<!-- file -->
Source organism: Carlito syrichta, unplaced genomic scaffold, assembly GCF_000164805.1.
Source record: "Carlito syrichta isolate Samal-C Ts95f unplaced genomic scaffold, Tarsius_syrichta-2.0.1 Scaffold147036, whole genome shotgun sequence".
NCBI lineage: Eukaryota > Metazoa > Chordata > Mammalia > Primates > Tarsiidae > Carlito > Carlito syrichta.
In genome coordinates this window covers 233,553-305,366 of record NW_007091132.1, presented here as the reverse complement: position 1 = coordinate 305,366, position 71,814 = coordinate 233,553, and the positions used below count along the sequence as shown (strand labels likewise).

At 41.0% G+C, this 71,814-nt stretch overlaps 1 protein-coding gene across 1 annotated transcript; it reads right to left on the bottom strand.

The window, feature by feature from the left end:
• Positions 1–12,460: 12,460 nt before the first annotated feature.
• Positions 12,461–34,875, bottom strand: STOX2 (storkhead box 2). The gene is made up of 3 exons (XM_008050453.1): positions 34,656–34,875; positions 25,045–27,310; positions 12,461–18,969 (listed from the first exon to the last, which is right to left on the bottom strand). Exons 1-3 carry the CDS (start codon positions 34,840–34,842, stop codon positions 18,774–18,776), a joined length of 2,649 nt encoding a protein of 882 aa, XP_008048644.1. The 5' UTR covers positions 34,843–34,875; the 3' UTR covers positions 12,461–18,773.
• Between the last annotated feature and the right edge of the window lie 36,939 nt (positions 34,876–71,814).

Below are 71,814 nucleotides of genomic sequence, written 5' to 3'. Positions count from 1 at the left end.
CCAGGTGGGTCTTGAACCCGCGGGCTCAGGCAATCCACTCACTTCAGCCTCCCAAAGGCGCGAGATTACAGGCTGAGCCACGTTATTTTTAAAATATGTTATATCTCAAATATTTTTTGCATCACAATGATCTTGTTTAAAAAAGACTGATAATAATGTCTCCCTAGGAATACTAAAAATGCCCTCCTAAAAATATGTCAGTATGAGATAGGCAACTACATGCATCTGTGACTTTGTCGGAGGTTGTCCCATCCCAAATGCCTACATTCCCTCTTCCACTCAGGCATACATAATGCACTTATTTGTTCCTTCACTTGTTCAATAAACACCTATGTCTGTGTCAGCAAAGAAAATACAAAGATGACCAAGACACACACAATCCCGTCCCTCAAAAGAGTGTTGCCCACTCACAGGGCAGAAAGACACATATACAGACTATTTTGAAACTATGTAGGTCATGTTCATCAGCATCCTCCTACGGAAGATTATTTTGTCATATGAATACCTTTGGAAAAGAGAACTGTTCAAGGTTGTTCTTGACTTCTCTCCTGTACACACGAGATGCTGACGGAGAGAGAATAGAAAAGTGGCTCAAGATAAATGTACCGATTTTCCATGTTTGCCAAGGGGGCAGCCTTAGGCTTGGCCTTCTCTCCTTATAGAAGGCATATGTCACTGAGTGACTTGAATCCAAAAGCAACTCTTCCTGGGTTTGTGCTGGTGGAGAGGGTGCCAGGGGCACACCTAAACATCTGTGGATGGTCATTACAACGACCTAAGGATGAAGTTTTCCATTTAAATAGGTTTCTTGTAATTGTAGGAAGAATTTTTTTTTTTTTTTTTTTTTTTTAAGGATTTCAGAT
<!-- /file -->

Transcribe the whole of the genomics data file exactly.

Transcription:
Source organism: Carlito syrichta, unplaced genomic scaffold, assembly GCF_000164805.1.
Source record: "Carlito syrichta isolate Samal-C Ts95f unplaced genomic scaffold, Tarsius_syrichta-2.0.1 Scaffold147036, whole genome shotgun sequence".
NCBI lineage: Eukaryota > Metazoa > Chordata > Mammalia > Primates > Tarsiidae > Carlito > Carlito syrichta.
In genome coordinates this window covers 233,553-305,366 of record NW_007091132.1, presented here as the reverse complement: position 1 = coordinate 305,366, position 71,814 = coordinate 233,553, and the positions used below count along the sequence as shown (strand labels likewise).

At 41.0% G+C, this 71,814-nt stretch overlaps 1 protein-coding gene across 1 annotated transcript; it reads right to left on the bottom strand.

The window, feature by feature from the left end:
• Positions 1–12,460: 12,460 nt before the first annotated feature.
• Positions 12,461–34,875, bottom strand: STOX2 (storkhead box 2). The gene is made up of 3 exons (XM_008050453.1): positions 34,656–34,875; positions 25,045–27,310; positions 12,461–18,969 (listed from the first exon to the last, which is right to left on the bottom strand). Exons 1-3 carry the CDS (start codon positions 34,840–34,842, stop codon positions 18,774–18,776), a joined length of 2,649 nt encoding a protein of 882 aa, XP_008048644.1. The 5' UTR covers positions 34,843–34,875; the 3' UTR covers positions 12,461–18,773.
• Between the last annotated feature and the right edge of the window lie 36,939 nt (positions 34,876–71,814).

Below are 71,814 nucleotides of genomic sequence, written 5' to 3'. Positions count from 1 at the left end.
CCAGGTGGGTCTTGAACCCGCGGGCTCAGGCAATCCACTCACTTCAGCCTCCCAAAGGCGCGAGATTACAGGCTGAGCCACGTTATTTTTAAAATATGTTATATCTCAAATATTTTTTGCATCACAATGATCTTGTTTAAAAAAGACTGATAATAATGTCTCCCTAGGAATACTAAAAATGCCCTCCTAAAAATATGTCAGTATGAGATAGGCAACTACATGCATCTGTGACTTTGTCGGAGGTTGTCCCATCCCAAATGCCTACATTCCCTCTTCCACTCAGGCATACATAATGCACTTATTTGTTCCTTCACTTGTTCAATAAACACCTATGTCTGTGTCAGCAAAGAAAATACAAAGATGACCAAGACACACACAATCCCGTCCCTCAAAAGAGTGTTGCCCACTCACAGGGCAGAAAGACACATATACAGACTATTTTGAAACTATGTAGGTCATGTTCATCAGCATCCTCCTACGGAAGATTATTTTGTCATATGAATACCTTTGGAAAAGAGAACTGTTCAAGGTTGTTCTTGACTTCTCTCCTGTACACACGAGATGCTGACGGAGAGAGAATAGAAAAGTGGCTCAAGATAAATGTACCGATTTTCCATGTTTGCCAAGGGGGCAGCCTTAGGCTTGGCCTTCTCTCCTTATAGAAGGCATATGTCACTGAGTGACTTGAATCCAAAAGCAACTCTTCCTGGGTTTGTGCTGGTGGAGAGGGTGCCAGGGGCACACCTAAACATCTGTGGATGGTCATTACAACGACCTAAGGATGAAGTTTTCCATTTAAATAGGTTTCTTGTAATTGTAGGAAGAATTTTTTTTTTTTTTTTTTTTTTTTAAGGATTTCAGAT